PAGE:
Conrad Riggs, head of unscripted at Amazon Originals, explained that what lay behind many of the reality shows the streaming platform is greenlighting is the opportunity for the audience to take an intimate look inside extraordinary worlds, he told an audience at TV content conference MipTV Saturday in Cannes, France.
Many of the shows are based on pre-established brands, such as the Emmy-nominated “All or Nothing,” centering on the NFL’s Los Angeles Rams, an untitled docuseries about the McLaren Formula 1 racing team, and “American Playboy: The Hugh Hefner Story,” which premieres worldwide on Friday.
“They are opportunities to get inside of worlds that people don’t know the details about,” he said. “[They deliver] deep access, intimate access — where you get an honest look at extraordinary people doing extraordinary things.”
Following Amazon Prime Video’s decision to go global in the final quarter of last year — reaching more than 200 countries — Riggs has his sights set on satisfying that worldwide audience. Some of its shows are highly localized, such as a Japanese version of dating game-show “The Bachelor.”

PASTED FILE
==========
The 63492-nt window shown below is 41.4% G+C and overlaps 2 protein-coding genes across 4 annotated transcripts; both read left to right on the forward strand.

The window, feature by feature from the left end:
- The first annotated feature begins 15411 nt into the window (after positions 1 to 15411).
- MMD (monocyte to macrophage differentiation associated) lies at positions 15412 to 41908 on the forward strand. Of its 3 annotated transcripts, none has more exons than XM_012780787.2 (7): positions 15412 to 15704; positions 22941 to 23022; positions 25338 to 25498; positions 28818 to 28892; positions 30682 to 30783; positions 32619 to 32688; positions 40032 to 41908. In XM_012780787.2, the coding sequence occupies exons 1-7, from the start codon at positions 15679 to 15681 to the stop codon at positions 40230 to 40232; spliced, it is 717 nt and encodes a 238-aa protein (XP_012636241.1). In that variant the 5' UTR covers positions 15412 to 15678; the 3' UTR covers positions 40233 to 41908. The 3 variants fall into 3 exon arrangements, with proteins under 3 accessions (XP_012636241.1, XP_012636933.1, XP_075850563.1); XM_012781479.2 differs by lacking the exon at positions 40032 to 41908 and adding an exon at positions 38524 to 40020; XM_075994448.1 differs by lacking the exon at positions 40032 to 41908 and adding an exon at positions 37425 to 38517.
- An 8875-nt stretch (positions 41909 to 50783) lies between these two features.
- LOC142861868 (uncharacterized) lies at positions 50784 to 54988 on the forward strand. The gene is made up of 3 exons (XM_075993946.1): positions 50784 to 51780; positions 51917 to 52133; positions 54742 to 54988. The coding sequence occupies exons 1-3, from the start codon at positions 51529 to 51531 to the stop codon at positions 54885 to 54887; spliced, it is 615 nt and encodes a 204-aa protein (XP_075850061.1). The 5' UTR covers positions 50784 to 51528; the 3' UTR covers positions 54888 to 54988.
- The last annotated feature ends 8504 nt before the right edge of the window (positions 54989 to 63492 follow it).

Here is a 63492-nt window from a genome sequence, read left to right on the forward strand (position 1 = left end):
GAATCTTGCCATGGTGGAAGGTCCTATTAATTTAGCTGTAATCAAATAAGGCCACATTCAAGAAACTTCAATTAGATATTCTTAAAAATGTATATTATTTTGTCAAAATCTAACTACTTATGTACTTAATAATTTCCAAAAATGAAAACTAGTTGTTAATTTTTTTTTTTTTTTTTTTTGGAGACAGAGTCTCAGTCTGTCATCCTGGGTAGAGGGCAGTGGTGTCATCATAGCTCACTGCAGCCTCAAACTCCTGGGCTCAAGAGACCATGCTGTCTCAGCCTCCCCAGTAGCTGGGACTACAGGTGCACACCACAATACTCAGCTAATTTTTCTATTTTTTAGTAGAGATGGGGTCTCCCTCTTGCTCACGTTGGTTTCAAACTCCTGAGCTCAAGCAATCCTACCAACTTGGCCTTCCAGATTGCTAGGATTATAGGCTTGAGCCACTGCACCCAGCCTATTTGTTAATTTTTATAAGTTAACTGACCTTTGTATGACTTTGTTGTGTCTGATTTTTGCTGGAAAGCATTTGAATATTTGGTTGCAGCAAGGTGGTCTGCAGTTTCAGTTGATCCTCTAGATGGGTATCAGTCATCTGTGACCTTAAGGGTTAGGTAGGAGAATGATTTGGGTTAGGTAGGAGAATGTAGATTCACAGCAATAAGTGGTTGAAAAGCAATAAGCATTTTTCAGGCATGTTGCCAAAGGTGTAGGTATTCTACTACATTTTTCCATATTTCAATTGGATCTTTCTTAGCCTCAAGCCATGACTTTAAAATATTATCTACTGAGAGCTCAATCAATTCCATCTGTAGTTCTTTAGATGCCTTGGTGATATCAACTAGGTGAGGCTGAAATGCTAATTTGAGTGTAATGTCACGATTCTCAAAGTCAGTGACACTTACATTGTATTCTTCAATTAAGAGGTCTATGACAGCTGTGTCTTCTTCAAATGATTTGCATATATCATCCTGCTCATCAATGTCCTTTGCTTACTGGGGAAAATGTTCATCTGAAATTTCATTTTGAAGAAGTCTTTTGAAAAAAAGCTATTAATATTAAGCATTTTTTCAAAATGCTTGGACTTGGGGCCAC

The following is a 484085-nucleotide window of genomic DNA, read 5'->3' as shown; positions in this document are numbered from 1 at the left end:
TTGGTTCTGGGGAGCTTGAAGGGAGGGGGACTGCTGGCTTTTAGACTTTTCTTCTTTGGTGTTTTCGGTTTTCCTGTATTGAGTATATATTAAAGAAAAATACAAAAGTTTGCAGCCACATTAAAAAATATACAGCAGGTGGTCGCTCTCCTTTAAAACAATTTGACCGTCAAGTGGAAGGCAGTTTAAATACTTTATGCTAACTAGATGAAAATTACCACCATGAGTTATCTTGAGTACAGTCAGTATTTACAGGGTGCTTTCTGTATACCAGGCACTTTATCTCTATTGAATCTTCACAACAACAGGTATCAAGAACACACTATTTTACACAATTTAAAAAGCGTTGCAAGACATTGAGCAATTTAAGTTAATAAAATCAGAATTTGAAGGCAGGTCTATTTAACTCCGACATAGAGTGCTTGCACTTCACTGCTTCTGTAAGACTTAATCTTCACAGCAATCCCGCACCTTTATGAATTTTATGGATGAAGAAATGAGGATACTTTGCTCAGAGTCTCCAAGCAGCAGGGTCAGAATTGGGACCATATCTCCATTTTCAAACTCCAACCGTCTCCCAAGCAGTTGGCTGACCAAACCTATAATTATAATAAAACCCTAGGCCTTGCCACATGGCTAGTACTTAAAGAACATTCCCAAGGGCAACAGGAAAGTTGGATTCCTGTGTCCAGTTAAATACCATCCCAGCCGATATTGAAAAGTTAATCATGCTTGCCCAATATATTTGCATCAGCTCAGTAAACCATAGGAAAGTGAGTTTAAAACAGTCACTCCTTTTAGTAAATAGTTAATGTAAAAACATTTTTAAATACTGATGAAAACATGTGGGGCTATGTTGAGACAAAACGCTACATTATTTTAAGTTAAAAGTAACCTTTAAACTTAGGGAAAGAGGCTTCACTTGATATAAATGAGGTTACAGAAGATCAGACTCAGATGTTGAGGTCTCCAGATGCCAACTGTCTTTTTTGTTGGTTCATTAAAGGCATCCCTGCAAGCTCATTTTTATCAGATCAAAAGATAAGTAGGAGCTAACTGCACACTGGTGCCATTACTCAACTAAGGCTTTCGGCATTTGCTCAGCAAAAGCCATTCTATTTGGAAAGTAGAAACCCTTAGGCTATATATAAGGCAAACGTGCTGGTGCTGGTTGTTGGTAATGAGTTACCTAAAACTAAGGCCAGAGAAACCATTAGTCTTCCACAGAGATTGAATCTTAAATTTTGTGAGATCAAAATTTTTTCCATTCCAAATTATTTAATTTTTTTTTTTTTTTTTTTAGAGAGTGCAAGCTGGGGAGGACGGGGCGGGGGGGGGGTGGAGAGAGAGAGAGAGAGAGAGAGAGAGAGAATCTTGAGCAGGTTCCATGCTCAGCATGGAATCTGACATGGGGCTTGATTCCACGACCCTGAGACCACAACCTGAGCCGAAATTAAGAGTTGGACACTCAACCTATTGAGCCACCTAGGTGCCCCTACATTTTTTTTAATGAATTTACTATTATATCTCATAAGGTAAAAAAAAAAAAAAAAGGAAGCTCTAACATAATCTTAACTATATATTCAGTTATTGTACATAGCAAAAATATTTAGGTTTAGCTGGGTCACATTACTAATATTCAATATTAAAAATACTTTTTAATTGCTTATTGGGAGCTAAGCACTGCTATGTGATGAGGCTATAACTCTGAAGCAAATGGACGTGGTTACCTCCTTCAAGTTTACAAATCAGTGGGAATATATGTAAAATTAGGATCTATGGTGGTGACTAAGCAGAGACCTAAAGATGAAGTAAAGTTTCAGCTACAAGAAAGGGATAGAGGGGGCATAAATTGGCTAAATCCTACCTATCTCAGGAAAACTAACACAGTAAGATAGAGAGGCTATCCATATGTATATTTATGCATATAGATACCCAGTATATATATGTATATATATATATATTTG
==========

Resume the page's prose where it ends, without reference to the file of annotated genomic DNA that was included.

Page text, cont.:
Among upcoming projects are “Le Mans: Racing Is Everything,” produced by British production company New Black Films, which centers on the grueling, non-stop 24-hour car race that takes place in Le Mans, France. “The access is what defines that show and the intimacy: and then there are the characters, and also the danger,” Riggs said.
He is fired up about one show in particular, “Lore,” based on a popular podcast by Aaron Mahnke, which is focused on the “retelling of true stories based on supernatural events,” Riggs said.
He had assembled “a dream team of television” to develop the show, with Glenn Morgan (“The X-Files”) serving as showrunner, and Gale Anne Hurd (“The Walking Dead”), Ben Silverman (“The Office”), and Howard T. Owens (“The Biggest Loser”) on board as executive producers.
The show combines documentary footage, photographs, special effects and recreations in this “almost ‘Twilight Zone’ telling of stories that are almost commentaries on ourselves as human beings and our culture,” Riggs said.
He observed that podcasts as the basis for television were “interesting because listeners take ownership of them.”
“They are not marketed like a movie or a TV show — usually there is very little P.R. around them, and they are self-discovered, or they are discovered by word-of-mouth,” he said.
“So when people listen to a podcast, they take ownership and feel passionate about it. They [consume it] voraciously and proselytize for it.”